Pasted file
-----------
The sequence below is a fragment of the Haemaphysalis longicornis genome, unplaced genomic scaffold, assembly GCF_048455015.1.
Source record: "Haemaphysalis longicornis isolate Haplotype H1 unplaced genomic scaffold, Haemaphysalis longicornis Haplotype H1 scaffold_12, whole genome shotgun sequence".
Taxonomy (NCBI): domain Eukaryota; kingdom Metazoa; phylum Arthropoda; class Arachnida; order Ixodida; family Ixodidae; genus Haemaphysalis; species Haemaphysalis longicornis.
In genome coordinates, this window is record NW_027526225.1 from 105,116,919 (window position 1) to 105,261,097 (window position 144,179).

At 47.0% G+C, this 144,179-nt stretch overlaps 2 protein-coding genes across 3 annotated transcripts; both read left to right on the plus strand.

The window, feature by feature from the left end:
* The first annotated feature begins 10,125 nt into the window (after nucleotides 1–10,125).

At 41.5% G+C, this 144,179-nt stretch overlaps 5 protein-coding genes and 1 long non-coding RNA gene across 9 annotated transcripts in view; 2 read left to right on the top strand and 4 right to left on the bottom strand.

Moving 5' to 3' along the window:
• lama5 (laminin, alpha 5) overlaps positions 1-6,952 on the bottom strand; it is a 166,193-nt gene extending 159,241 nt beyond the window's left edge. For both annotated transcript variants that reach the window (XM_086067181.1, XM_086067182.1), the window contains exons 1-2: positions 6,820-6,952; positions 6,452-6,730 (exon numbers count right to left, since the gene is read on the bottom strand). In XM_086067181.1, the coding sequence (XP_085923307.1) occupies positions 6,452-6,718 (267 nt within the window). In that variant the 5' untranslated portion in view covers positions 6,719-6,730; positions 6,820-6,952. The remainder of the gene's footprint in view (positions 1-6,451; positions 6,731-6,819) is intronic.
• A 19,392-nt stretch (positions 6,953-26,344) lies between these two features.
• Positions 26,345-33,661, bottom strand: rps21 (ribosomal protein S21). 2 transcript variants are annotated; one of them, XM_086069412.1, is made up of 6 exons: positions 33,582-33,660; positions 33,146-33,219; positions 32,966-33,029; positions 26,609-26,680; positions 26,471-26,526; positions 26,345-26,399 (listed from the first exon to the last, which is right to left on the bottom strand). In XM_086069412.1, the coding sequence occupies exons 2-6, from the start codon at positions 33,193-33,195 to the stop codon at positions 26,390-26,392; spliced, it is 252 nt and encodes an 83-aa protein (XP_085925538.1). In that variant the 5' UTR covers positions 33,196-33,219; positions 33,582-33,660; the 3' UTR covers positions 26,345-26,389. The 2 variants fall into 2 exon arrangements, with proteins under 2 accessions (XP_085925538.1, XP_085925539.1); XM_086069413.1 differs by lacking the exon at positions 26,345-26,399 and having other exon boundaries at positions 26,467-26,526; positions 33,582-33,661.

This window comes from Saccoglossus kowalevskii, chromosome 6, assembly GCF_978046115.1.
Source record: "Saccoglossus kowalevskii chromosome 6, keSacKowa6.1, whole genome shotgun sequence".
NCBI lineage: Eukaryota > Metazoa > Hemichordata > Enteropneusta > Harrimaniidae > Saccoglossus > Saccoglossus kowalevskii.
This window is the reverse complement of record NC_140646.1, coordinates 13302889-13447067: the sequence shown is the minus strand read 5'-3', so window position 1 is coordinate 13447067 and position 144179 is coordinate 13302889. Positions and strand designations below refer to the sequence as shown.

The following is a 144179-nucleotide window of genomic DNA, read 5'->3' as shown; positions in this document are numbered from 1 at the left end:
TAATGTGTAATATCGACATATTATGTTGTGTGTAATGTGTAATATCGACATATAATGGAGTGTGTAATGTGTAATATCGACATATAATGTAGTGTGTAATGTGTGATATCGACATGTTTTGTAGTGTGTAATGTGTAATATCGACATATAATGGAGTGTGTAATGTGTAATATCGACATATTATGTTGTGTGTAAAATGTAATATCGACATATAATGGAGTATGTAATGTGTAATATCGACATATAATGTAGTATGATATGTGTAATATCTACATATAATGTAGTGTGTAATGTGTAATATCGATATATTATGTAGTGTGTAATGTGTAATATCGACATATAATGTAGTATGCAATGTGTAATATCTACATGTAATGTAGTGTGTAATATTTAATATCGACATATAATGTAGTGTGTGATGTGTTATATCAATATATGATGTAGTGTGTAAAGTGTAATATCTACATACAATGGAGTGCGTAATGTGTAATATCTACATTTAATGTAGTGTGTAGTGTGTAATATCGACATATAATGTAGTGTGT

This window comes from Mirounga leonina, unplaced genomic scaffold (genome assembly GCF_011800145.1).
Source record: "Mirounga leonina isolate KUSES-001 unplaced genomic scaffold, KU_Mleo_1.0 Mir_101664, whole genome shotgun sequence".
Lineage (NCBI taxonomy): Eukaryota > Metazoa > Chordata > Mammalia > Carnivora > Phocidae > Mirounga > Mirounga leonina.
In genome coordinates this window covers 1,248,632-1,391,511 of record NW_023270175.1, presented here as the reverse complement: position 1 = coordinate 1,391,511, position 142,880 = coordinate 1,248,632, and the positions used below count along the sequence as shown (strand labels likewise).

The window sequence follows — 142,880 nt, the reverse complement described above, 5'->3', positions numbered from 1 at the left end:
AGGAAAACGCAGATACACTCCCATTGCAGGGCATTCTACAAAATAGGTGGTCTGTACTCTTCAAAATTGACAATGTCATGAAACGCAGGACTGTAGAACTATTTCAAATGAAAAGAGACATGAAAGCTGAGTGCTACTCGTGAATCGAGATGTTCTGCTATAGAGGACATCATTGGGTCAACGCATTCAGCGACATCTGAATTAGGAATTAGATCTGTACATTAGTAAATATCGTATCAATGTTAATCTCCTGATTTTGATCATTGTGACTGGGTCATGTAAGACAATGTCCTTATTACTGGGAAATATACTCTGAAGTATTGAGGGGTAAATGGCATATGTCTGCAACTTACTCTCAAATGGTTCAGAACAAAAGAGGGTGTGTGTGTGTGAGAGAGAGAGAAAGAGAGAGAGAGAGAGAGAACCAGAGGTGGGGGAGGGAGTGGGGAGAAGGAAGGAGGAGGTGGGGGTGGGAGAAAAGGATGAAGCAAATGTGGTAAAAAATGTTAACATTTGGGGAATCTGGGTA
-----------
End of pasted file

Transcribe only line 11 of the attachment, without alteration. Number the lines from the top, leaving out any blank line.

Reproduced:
• A 19,392-nt stretch (positions 6,953-26,344) lies between these two features.